JTF (just the facts): A total of 33 color photographs, framed in white and unmatted, and hung against white walls in the East and West galleries and the smaller viewing room in between. All of the works are unique chromogenic prints, which have been alternately folded, burned, scraped, embossed, punctured, and subjected to other processes. The works were made in 2013 and 2014, and range in size from roughly 11×9 to 21×40 (or reverse). (Installation shots below.)
Comments/Context: Much of the process-oriented abstract photography that we’ve seen of late is fundamentally an additive exercise – it’s about starting with a blank sheet of light sensitive paper and then adding gesture, texture, color, rephotographed or photogrammed image fragments, and other innovative elements via filters, chemicals, and techniques (in the darkroom and out), often in a broader effort to explore the boundaries of abstraction. Marco Breuer’s new work goes against this prevailing flow, reversing the activity of image making into an actively subtractive process, excavating his compositions out from the miniscule layers of dyes that make up a photographic emulsion. His new pictures go further than ever before in this incremental taking away process, bringing him all the way back to the original whiteness of the underlying paper.
This show gathers together three new bodies of work all revolving around this elemental removal concept. The first is a direct progression from gridded works seen in his previous show (in 2012, here), where the paper was folded into an array of rectangles. In those works, Breuer started with exposed black paper and scraped away the surface to reveal gestural brown and orange colors underneath. What’s new here is that he has now gone deeper, starting with similar grids, but removing more and more emulsion to create compositions that are now fully yellow, some even becoming an ethereal white, almost like an Agnes Martin painting. The same jagged grooves and scratches are here, as are the jittery seismographic squiggles and the tiny rectangle by rectangle gestures, but he’s extended his earlier ideas further, stripping away more layers to create a lighter palette.
These geometric folds seem to have led Breuer to thinking about abstraction in three dimensions, as a second group of works extend the original grid into new blockier forms with harder edges. The folds are now deeper and more obvious, as though the paper had been used to carefully wrap a brick, creating flattened squares and rectangles that seem to imply origami-like step-by-step creation. Starting again with black or red exposed paper, Breuer has meticulously removed all of the color in certain blocks, creating bold, high contrast abstractions that recall Judd boxes, or Newman zips, or Flavin lights, or unbalanced Mondrian squares. Up close, the white areas are full of gestural swoops and scrapes in faint yellow, a reminder that all of the color has been painstakingly and personally removed.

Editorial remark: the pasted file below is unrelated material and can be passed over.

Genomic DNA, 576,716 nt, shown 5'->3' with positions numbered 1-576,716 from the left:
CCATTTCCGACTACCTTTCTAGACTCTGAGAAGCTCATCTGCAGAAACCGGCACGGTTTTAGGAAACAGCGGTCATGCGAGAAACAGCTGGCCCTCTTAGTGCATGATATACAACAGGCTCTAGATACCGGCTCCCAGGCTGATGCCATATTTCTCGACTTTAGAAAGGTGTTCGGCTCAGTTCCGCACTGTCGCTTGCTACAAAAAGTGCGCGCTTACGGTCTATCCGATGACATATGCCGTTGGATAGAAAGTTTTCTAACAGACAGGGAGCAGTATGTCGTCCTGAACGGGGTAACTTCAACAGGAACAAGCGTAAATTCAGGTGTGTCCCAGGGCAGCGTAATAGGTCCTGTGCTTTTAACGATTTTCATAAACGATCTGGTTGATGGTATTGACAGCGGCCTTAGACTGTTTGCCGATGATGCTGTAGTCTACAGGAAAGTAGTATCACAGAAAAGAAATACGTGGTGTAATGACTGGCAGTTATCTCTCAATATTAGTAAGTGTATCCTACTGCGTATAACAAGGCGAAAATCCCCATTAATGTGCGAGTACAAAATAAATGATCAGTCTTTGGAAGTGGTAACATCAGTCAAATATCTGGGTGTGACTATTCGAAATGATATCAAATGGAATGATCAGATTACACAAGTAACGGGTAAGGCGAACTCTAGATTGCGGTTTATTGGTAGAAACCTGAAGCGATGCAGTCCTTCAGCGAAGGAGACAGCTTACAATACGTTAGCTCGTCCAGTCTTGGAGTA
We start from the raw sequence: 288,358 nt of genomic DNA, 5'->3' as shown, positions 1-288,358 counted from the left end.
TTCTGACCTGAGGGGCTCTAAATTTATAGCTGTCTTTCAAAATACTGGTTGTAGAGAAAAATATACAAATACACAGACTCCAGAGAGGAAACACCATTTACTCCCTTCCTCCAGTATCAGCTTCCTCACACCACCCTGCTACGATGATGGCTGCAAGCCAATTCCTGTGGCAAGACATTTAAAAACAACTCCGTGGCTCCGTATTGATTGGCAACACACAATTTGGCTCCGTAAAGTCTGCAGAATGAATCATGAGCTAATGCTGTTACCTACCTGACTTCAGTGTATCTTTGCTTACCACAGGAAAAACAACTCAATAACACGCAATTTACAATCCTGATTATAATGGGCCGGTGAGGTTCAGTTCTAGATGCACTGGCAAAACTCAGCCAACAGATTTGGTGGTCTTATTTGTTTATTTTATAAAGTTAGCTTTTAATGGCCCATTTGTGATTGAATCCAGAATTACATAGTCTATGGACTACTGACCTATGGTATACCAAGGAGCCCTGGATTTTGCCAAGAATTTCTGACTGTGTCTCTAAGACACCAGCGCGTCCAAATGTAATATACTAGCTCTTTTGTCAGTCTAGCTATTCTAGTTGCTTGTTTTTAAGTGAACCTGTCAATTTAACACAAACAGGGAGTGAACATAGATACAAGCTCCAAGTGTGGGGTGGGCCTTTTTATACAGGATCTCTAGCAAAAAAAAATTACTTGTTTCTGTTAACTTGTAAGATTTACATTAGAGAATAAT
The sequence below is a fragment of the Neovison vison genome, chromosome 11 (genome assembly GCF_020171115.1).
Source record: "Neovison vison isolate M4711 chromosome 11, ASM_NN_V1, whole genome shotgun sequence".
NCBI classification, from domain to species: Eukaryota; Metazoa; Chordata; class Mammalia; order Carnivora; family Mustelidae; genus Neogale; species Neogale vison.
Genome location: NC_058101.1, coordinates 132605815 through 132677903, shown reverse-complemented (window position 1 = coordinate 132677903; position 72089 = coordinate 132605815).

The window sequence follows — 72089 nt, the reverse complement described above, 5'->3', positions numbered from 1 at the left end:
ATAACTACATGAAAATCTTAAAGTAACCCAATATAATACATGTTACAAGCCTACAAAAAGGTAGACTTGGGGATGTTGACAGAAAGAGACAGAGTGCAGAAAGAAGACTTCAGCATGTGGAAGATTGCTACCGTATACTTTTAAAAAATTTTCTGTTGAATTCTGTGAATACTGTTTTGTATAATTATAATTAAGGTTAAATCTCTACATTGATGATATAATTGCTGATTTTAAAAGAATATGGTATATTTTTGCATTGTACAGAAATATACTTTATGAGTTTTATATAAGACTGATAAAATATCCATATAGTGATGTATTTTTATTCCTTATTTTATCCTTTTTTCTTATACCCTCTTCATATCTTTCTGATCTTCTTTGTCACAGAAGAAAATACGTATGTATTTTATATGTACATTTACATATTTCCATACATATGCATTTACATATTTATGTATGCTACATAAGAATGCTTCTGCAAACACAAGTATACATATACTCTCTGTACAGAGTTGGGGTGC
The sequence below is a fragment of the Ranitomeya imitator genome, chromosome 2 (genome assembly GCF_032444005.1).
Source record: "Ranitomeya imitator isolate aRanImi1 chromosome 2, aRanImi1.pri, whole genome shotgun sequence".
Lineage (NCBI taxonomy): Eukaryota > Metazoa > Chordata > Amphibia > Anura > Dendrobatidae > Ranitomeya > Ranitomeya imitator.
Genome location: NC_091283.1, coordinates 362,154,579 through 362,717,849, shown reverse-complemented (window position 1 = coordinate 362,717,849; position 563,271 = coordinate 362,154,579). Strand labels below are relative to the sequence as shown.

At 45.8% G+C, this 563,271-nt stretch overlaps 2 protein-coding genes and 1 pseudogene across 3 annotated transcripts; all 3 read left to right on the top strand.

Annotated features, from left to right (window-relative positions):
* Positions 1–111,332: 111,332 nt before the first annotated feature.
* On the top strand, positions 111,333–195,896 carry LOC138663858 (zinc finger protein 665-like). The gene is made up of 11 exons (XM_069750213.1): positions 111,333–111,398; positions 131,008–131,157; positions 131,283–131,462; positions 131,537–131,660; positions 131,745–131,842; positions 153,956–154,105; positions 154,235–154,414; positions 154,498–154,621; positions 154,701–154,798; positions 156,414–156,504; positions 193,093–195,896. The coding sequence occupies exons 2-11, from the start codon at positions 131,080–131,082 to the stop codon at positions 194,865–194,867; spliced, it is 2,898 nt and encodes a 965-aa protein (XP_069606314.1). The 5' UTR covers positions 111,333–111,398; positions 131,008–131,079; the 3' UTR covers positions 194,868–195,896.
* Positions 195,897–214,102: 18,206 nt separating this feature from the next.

A third group of works have a different feeling of subtraction, implying a kind of pulling or peeling rather than rough scratching. Wavy lines like horizons are all that remain of the red or black that once covered these pictures (a revelation of craftsmanship I must say), the tiny embossed dots a clue that the pigment used to reside there; they look a little like Alison Rossiter pours, but are in fact almost the opposite. Works made on vertical strips of Duratrans (a transparent film) turn the compositions into scrolls, where Breuer’s removal ultimately reaches clear silvery transparency instead of white paper. One work has been stretched to the breaking point, where the emulsion has literally broken down into colored dots, becoming a lacy, hole-filled jagged edge that is gracefully delicate.
While in a certain way it is hard to imagine that there is much inherent depth to a photographic emulsion, Breuer’s new pictures absolutely feel like he has dug much deeper than in previous works, getting all the way to the fundamental “bottom” of the medium (perhaps the Zero Base of the show’s title). Surface erasure and “drawing” have given way to wholesale removal, leading to much more physical, sculptural forms. After several decades of experimentation, instead of repeating himself, Breuer continues to find new ways to strip down photography and probe its foundations. Compared to earlier his gunshots and turntable spins, these new works feel more back to basics elemental.
Collector’s POV: The works in this show range in price from $9000 to $30000 based on size. Breuer’s work has only an intermittent secondary market history, so gallery retail remains the best option for those collectors interested in following up. This is particularly true because all of Breuer’s works are unique, the best ones tending to go fast and stay off the market.